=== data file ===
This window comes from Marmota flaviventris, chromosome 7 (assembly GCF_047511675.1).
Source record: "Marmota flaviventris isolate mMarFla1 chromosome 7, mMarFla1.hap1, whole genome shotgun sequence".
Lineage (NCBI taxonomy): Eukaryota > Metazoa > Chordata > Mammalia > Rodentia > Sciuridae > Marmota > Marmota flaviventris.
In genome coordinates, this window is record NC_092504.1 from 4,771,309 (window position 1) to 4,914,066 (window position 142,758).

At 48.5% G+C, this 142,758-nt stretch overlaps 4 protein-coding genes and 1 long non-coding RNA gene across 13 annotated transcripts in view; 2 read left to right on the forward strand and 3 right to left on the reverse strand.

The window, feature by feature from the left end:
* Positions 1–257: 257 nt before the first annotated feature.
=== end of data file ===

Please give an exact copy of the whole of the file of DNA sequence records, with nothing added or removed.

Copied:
This window comes from Marmota flaviventris, chromosome 7 (assembly GCF_047511675.1).
Source record: "Marmota flaviventris isolate mMarFla1 chromosome 7, mMarFla1.hap1, whole genome shotgun sequence".
Lineage (NCBI taxonomy): Eukaryota > Metazoa > Chordata > Mammalia > Rodentia > Sciuridae > Marmota > Marmota flaviventris.
In genome coordinates, this window is record NC_092504.1 from 4,771,309 (window position 1) to 4,914,066 (window position 142,758).

At 48.5% G+C, this 142,758-nt stretch overlaps 4 protein-coding genes and 1 long non-coding RNA gene across 13 annotated transcripts in view; 2 read left to right on the forward strand and 3 right to left on the reverse strand.

The window, feature by feature from the left end:
* Positions 1–257: 257 nt before the first annotated feature.